[Returned for revision] SE-0161: Smart KeyPaths: Better Key-Value Coding for Swift


(Douglas Gregor) #1

Proposal Link: https://github.com/apple/swift-evolution/blob/master/proposals/0161-key-paths.md

Hello Swift community,

The review of SE-0161 “Smart KeyPaths: Better Key-Value Coding for Swift” ran from March 30...April 5, 2017. The proposal was very well-received *except* that reviewers felt that the #keyPath syntax was far too heavy for this new language construct, and preferred the lighter-weight syntax of the pre-review drafts. This proposal is returned for revision to address the syntax.

The heavyweight #keyPath syntax was requested by the core team after reviewing earlier drafts, which used a far lighter syntax:

  // (Rejected) syntax from pre-review drafts
  let firstFriendsNameKeyPath = Person.friends[0].name
  print(luke[keyPath: .friends[0].name])

The core team’s specific concern was that these key path expressions (e.g., Person.friends[0].name) don’t make it sufficiently clear that the actual property accesses are being delayed, and that the contextual cues (“Person." vs. “luke.”) are insufficient to disambiguate for the human reader. Hence, the request for a different (more explicit) syntax.

Reviewers rightly point out that it is natural for key-paths to use the same syntax as unapplied instance method references, e.g., Person.someInstanceMethod produces a value of some function type with the “Self” type curried, e.g., (Person) -> (param-types) -> result-type. The core team agrees with this sentiment. The core team also felt that Swift’s existing unapplied method references suffer from the same clarity problems as the initial key-path syntax, i.e., that it isn’t sufficiently clear that the actual application of “self” is being delayed.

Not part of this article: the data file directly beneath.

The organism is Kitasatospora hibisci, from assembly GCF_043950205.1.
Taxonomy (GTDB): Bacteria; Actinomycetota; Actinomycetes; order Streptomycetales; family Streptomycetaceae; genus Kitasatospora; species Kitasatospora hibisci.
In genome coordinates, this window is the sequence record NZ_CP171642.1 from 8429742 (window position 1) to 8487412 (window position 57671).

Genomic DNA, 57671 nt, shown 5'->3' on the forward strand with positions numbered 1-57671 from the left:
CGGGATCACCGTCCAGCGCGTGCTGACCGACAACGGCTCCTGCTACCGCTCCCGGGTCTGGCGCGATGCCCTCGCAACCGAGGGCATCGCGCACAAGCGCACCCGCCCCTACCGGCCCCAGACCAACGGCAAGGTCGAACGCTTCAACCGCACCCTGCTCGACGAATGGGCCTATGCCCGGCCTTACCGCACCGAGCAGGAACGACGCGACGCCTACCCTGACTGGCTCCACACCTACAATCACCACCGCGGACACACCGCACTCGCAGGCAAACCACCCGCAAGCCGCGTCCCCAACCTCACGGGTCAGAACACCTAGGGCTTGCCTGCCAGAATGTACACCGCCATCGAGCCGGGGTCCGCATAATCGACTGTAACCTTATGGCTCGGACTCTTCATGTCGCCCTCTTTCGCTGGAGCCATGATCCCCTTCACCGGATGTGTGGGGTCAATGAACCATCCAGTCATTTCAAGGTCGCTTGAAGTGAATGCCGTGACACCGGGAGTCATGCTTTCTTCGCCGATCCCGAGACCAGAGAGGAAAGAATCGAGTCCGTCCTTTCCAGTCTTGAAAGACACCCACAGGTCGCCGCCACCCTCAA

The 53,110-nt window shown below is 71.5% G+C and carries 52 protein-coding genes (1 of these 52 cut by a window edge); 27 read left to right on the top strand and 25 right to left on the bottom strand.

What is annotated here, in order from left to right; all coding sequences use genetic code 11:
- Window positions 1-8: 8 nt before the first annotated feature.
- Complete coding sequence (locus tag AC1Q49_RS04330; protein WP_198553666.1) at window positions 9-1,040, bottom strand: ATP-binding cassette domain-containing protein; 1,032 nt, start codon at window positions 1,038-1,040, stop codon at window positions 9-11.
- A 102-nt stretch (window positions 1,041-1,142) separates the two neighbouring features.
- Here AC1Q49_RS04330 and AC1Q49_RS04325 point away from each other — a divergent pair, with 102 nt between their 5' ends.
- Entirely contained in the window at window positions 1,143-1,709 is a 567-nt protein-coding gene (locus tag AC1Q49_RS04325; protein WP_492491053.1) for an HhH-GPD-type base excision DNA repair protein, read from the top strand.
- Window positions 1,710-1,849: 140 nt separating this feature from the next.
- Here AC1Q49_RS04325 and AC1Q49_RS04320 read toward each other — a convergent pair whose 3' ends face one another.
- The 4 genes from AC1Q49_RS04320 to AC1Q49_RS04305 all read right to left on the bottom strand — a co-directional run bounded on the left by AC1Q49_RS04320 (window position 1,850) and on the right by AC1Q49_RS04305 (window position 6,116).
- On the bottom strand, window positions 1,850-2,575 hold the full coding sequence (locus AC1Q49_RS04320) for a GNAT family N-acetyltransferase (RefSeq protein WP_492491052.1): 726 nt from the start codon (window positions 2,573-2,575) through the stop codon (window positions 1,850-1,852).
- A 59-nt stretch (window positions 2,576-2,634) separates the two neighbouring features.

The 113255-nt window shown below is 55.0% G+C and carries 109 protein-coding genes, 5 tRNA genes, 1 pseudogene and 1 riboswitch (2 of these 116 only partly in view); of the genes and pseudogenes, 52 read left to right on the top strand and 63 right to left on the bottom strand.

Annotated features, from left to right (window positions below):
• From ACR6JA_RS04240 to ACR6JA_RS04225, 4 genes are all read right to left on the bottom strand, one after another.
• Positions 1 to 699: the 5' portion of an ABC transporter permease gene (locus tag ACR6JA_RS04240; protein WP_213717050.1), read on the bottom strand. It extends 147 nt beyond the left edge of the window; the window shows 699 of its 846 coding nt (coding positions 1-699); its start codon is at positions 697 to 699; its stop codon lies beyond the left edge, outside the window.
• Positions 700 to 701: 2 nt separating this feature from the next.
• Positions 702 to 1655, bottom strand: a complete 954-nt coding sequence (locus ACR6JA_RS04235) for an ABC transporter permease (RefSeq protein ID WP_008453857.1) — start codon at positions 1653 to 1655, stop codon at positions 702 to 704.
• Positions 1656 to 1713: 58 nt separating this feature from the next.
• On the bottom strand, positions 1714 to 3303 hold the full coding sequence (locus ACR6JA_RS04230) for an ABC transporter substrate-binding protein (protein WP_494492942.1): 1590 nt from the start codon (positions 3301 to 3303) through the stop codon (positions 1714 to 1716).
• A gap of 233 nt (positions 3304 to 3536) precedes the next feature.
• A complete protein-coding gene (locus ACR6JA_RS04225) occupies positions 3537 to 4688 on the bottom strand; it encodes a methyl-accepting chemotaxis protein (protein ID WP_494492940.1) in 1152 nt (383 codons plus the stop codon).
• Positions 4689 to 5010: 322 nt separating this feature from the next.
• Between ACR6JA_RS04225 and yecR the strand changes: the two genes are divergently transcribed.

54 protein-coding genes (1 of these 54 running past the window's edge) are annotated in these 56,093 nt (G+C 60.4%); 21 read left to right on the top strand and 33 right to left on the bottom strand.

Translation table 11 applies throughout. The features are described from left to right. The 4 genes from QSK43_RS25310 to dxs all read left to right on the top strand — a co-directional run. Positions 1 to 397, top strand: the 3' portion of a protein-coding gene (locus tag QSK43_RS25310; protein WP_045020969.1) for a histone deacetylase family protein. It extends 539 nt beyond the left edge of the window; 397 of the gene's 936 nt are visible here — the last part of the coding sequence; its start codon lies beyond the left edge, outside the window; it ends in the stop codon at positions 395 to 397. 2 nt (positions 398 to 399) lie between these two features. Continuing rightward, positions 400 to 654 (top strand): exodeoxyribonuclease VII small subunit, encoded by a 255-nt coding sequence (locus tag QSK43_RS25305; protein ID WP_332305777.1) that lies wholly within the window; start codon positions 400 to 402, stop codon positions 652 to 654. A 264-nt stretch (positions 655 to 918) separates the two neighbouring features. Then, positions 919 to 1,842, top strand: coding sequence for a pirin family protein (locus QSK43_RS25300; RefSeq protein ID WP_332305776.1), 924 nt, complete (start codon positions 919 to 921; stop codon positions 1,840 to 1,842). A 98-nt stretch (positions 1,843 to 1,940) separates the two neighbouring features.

The core team has a specific proposal: use the backslash (‘\’) to as a leading indicator for key paths. Specifically,

  // Proposed syntax for second revision
  let firstFriendsNameKeyPath = \Person.friends[0].name
  print(luke[keyPath: \.friends[0].name])

The backslash is a visual cue that the actual application of this chain of property references is delayed, eliminating ambiguities, yet is still quite lightweight and feels “first-class” in the language.

The core team felt that, in the future, the backslash should also be used for unapplied instance method references, to match the proposed syntax for key paths and improve clarity for this non obvious feature. This change could be staged in as a revision to the accepted-but-never-implemented SE-0042: Flattening the function type of unapplied method references <https://github.com/apple/swift-evolution/blob/master/proposals/0042-flatten-method-types.md>, e.g.,